Intermittent fasting took the health world by storm in 2012. Since then, its spotlight has only grown stronger and more complex. You’ve probably heard medical experts and gym junkies alike debate the pros and cons of this unique diet, and dipping your toes into the world of fasting can feel intimidating. How do you know if intermittent fasting is right for you? And how do you start a beginner intermittent fasting schedule?
Intermittent fasting is a diet you can customize to your lifestyle, activity level, and overall health goals. Time-restricted eating (TRE) is the most flexible method and is a great beginner intermittent fasting schedule.
Table of contents
- Why Should You Consider A Beginner Intermittent Fasting Schedule?
- What Are Your Goals?
- Which Fasting Method Is Right For You?
- How Do You Get Started?
- Things To Keep In Mind While Intermittent Fasting
- The Bottom Line For A Beginner Intermittent Fasting Schedule
Why Should You Consider A Beginner Intermittent Fasting Schedule?
Research is steadily pointing toward intermittent fasting (IF) as a positive choice for health and longevity. Everyone’s body reacts differently to dietary changes, but IF often improves metabolic and inflammatory markers, helping with weight management.
How does IF work? Under normal conditions, your body breaks down sugar stored in your liver and muscles to use as fuel. Fasting introduces a period of extended food scarcity, so your body is forced to find an alternate fuel source. It eventually runs out of available glucose, so it turns to the next best thing: fat!
Your metabolism starts deconstructing your fat cells into ketones. Ketones are exciting friends to find floating through your bloodstream; they have neuroprotective effects, reduce inflammation and promote cellular regeneration, and benefit your cardiometabolic health. Combined with IF’s history of improving blood sugar and insulin levels, that’s a nice cocktail of benefits!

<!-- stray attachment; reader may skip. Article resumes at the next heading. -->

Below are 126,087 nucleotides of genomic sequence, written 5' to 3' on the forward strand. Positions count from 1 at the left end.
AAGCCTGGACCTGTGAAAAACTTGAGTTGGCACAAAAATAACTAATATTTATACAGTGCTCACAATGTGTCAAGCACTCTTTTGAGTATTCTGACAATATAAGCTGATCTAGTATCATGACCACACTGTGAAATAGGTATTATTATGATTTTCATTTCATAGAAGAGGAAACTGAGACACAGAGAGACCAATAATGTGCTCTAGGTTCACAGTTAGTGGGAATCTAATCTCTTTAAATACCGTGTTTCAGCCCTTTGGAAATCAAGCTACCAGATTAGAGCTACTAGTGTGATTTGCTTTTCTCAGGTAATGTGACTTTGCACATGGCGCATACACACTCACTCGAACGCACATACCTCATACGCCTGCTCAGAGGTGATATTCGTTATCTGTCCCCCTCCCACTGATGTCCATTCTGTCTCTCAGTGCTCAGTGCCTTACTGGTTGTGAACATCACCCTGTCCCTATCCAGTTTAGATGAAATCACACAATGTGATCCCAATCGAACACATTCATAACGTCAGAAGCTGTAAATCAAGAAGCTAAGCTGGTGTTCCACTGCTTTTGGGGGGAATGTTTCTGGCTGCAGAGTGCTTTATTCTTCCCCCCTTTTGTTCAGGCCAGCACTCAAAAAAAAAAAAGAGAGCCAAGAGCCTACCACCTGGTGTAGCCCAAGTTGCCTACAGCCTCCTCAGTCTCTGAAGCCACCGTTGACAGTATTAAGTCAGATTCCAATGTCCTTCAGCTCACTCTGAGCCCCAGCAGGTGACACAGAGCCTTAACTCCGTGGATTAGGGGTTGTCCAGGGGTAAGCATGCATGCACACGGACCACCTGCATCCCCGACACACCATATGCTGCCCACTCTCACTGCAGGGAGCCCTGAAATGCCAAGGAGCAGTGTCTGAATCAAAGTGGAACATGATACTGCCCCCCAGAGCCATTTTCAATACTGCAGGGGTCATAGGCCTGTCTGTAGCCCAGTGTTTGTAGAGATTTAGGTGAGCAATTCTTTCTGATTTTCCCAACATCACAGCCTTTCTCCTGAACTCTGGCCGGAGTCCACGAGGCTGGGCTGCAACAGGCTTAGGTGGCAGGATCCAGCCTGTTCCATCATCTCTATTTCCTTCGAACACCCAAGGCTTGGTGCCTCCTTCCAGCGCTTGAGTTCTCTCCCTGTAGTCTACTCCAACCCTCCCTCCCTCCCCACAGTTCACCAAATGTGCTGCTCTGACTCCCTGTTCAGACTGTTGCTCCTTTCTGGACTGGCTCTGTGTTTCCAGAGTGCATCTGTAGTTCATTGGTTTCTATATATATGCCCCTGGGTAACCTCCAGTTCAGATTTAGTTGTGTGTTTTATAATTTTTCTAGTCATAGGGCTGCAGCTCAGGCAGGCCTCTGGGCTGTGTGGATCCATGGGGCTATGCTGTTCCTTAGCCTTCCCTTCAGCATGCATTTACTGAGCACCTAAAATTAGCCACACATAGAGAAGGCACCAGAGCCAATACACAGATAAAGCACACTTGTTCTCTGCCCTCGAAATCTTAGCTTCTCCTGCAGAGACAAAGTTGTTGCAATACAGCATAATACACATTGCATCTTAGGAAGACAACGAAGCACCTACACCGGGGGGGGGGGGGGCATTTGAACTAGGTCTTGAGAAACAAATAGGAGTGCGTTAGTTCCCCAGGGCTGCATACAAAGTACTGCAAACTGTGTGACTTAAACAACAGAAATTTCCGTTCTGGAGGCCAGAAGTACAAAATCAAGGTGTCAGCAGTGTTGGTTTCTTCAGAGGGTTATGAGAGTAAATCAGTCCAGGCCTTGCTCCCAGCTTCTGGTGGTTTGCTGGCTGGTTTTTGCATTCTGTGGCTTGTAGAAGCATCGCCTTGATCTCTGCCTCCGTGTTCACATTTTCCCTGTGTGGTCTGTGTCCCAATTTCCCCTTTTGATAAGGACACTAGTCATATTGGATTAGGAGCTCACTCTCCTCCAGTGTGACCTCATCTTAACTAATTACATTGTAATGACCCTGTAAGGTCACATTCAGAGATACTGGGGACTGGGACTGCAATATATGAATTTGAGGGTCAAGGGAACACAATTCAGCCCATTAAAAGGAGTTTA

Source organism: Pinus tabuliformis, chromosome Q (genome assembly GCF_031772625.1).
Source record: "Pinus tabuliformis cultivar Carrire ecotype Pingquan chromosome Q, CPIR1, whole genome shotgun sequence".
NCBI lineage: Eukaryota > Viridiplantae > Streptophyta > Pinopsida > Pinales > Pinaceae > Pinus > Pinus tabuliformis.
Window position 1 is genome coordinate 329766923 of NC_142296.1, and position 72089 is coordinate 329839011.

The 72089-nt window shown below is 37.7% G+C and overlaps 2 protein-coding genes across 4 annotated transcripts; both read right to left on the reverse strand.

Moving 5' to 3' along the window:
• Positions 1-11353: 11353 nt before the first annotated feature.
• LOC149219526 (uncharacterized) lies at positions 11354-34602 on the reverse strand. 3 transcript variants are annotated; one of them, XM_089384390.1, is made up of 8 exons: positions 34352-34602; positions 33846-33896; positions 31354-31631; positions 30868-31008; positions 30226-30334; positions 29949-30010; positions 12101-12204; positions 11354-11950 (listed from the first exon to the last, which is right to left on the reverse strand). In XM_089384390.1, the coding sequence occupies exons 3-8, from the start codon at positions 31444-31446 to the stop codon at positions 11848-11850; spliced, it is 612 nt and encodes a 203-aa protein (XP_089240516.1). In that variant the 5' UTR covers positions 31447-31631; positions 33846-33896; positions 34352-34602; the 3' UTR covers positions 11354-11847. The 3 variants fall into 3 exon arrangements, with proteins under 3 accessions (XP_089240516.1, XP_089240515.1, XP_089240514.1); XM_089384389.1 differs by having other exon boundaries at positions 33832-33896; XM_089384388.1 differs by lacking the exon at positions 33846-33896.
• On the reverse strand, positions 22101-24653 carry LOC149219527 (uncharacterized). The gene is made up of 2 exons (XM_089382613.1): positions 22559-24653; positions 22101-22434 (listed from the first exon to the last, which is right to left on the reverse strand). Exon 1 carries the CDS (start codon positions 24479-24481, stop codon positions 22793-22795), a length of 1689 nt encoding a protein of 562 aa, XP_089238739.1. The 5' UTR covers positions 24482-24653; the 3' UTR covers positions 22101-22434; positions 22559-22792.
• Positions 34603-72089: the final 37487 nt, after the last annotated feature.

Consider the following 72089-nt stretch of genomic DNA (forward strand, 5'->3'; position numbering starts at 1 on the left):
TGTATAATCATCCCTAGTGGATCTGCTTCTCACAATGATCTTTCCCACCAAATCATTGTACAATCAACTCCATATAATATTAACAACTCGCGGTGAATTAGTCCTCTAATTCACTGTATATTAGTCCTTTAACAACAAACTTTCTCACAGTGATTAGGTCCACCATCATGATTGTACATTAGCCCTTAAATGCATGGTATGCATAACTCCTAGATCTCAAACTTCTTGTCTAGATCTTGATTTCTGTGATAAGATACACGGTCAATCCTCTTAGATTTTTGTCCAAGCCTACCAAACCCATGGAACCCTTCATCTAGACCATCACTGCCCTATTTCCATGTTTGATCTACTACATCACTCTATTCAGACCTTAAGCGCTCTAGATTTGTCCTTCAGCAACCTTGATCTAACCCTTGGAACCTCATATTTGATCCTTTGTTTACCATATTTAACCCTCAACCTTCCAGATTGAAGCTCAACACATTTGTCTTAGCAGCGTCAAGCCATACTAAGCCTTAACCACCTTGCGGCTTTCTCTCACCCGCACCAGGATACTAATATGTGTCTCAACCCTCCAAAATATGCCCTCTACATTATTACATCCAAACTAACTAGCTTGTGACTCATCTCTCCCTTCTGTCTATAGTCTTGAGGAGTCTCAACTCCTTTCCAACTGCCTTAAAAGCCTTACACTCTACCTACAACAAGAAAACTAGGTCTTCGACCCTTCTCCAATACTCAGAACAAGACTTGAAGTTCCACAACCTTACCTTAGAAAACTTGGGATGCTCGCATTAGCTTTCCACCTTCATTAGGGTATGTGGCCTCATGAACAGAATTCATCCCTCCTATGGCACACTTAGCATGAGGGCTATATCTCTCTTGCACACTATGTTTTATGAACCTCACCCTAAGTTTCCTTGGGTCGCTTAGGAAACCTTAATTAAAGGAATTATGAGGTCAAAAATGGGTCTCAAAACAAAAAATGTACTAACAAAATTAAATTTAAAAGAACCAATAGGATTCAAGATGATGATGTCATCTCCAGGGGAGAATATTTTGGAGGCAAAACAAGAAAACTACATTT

And the best part? We are naturally in a fasting state while we sleep, so half of the work is already done when you wake up in the morning. Not a bad deal!
What Are Your Goals?
Embarking on any health journey is like a superhero being called to action: you need a clear vision of your ideal outcome before you can tackle saving the world. Or in this case, intermittent fasting.
What do you want to achieve? What goals are driving you? Knowing your own motivations sounds straightforward, but taking a moment to truly understand why you want to begin fasting will keep you focused and motivated.
Study after study has shown IF is an effective way to lose weight. Some people even find it more effective and sustainable than general calorie restriction. Instead of consciously eating less throughout the day, consuming all of your calories in one 6-10 hour window can feel less restricting and more satisfying.
If you are significantly overweight, IF can still be a great choice to help manage your weight and improve longevity. IF should be viewed as a long-term strategy, not a crash diet, so set reasonable expectations and don’t restrict yourself to an extreme unless supervised by a medical professional.
The goal is not to feel trapped in a miserable diet; the goal is to use IF as a tool to feel your best!
IF is associated with a plethora of health benefits. Studies suggest IF can improve thyroid function, prevent diabetes, lower blood pressure, maintain a healthy BMI, and even prevent certain cancers and neurogenerative diseases. Many studies are still early-stage, but their conclusions are promising, to say the least!
However, fasting may not benefit everyone. Genetics, sex, and age all contribute to IF’s effects on the body, and not all of them are positive. But more research is needed to confirm and specify the potential negative outcomes of IF.
Like any nutritional plan, IF isn’t a magic cure-all formula. Take its positive claims with a grain of salt, but don’t let that salt prevent you from giving fasting a try if it feels right for you.